9 – 11 : Where Were You When …

by on September 10, 2021 · 7 comments

in San Diego

Twenty years ago, tomorrow Saturday, our world changed.

Some see 9-11 as a generation’s “Pearl Harbor” of December 7, 1941 infamy.

Yet, many of us of different generations certainly remember where we were when the NYC Towers, the Pentagon, a field in Pennsylvania (thanks to a brave contingent on board) were all hit. For the past week, the mainstream media has been running memorials and memories. You couldn’t miss them.

So, here is your chance, dear reader, to offer yours. This is an open thread so the comments are for the taking.

I remember. I was dressing for court in Vista when I emerged from the bedroom to find my daughter of 12 sobbing in front of the tube. I watched the second plane smash into the skyscraper. She told me she couldn’t go to school that day.

On the long drive to Vista court from OB, my mind raced at the possible loss of life. Once inside the courtroom, scared deputies ushered us all out the large, new courthouse and closed it down. Coincidentally, back in OB, this was the first day that Starbucks on Newport Avenue opened and I knew there would be fellow activists in front urging a boycott. There had been protests about Starbucks’ opening for months – some of them with hundreds of people.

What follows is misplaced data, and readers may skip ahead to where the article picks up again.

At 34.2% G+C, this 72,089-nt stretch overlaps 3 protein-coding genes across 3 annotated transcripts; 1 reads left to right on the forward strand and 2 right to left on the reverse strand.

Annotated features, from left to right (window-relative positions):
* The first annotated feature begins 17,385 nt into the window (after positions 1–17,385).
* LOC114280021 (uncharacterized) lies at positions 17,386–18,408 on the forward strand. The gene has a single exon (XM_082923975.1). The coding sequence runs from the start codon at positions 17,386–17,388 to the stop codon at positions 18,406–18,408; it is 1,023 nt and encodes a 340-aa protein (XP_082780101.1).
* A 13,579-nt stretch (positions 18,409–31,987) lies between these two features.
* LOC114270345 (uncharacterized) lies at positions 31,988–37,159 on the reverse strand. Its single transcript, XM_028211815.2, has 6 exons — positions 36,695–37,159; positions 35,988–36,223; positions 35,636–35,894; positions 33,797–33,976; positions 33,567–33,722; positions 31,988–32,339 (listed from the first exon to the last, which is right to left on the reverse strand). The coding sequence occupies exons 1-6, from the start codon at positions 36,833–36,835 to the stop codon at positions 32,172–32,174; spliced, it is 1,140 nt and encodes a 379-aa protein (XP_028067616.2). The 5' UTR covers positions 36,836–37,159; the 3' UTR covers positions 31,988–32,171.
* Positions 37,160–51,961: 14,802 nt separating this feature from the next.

Out amongst the picket signs, I tried to convince my friends that today wasn’t the day for a protest, imagining losses of 20,000 to 30,000 – we didn’t know then. Heated words were exchanged and the picket line continued. People driving by were just screaming at the gaggle in front of the new store. Starbucks finally had the good sense to close early – as much of the rest of the country did.

Fast forward some, many in OB knew a war was coming – yeah, a war with a country that had nothing to do with the 9-11 attacks, and the group OBGO (OB Grassroots Organization) staged many a demonstration and protest against the war that was coming. And of course Bush’s lies brought the war.

Everybody had their own experiences. Chris, one of our regular commenters, had this to say about his memories: